Dress Code

French Muslim girl banned from school for wearing “religious” long skirt

Veiled pupils play in a playground at the Alif private Muslim school in the French southwestern city of Toulouse. (ERIC CABANIS/AFP/Getty Images)

A 16-year old French girl of Portuguese origin, who converted to Islam about a year ago, has been barred from attending her high school in Montereau-Fault-Yonne, in the Paris suburbs, because her headteacher claims the long skirts she wears are an “ostentatious religious symbol.” A 2004 law prohibits any such symbols in all French state schools, which are supposed to be secular — so while students are allowed to wear a long skirt as a “fashion statement,” they are prohibited from wearing such attire when it’s meant to express any religious allegiance. While some schools have started interpreting long skirts as religious symbols affiliated with Islam, most others have not, and the council of state (which rules on the meaning of French laws) has yet to decide on this particular instance. The girl, who converted from Catholicism to Islam with the approval of her family, had been under investigation by the French education system to see if she was radicalizing, and officials had decided she was not.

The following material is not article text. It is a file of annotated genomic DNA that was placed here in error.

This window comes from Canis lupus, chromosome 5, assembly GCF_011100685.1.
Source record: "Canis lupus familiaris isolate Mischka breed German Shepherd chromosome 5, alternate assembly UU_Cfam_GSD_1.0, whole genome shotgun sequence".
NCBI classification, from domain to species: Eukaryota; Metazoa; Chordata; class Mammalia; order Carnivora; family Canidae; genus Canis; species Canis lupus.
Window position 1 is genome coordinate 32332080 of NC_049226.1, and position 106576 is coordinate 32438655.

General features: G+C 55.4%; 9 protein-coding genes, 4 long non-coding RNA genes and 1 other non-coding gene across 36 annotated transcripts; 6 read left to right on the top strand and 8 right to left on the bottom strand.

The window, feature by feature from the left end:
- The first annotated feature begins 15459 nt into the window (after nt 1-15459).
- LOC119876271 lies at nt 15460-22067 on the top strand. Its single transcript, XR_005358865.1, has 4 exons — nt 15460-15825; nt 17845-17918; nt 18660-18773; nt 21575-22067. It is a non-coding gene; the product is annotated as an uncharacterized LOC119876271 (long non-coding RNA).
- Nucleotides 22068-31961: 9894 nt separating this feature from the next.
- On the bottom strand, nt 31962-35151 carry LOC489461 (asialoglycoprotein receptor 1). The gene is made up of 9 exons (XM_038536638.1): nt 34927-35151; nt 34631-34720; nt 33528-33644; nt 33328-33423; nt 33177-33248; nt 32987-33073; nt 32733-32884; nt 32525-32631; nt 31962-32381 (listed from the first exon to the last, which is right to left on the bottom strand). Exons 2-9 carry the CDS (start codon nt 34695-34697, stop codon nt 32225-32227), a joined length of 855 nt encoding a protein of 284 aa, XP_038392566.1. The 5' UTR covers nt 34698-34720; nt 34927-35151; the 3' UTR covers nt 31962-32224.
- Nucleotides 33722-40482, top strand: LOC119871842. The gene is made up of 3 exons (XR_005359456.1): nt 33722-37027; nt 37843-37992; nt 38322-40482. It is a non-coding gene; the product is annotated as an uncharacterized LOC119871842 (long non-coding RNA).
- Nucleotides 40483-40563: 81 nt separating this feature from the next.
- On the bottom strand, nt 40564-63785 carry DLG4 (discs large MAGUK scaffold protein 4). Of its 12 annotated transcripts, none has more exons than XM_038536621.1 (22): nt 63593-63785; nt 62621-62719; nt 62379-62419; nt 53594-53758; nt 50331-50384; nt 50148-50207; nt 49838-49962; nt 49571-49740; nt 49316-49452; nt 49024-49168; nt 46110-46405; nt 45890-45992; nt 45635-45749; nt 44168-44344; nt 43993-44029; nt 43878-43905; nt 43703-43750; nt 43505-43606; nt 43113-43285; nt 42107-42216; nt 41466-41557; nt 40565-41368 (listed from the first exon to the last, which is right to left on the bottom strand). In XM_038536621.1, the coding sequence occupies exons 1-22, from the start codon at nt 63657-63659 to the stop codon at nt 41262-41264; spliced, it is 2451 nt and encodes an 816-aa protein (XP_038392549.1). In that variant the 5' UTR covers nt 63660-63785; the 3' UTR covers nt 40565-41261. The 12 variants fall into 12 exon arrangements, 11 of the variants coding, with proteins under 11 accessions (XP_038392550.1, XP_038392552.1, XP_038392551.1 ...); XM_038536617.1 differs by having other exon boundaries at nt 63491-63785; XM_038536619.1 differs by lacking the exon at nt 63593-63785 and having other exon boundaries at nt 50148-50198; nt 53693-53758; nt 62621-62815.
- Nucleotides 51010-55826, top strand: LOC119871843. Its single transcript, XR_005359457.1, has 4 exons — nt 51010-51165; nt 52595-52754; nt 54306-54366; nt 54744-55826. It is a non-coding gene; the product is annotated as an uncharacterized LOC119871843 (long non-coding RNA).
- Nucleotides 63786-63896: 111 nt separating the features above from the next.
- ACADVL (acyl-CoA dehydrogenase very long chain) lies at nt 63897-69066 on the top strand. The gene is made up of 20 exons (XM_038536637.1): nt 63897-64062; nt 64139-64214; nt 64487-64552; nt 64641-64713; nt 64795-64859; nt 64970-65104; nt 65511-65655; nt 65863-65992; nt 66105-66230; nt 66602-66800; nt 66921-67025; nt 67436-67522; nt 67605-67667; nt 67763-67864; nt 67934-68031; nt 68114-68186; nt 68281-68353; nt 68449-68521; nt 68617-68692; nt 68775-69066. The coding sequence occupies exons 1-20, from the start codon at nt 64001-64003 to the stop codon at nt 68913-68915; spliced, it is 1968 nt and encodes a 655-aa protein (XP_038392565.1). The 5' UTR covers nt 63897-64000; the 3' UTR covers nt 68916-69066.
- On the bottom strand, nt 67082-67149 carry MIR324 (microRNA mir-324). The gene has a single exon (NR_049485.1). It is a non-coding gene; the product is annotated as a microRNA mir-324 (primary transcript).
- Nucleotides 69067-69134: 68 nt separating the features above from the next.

The girl’s parents have been talking with the school in order to try to resolve the dispute. “My daughter respects the law,” her mother told French magazine L’Obs. “I respect her religion. Until now, the school has made no comment on the way she dresses. Apart from chattering in class, she has no problems and doesn’t say much about her conversion. People shouldn’t jump to conclusions.” A spokesperson for the school claimed the talks had not gone entirely smoothly, but said they would resume on Monday. “It is in everyone’s interest that this young woman should pursue her schooling normally. A long dress or skirt is not, in itself, a motive for excluding a pupil,” he told the press.

Read the full story at The Independent.


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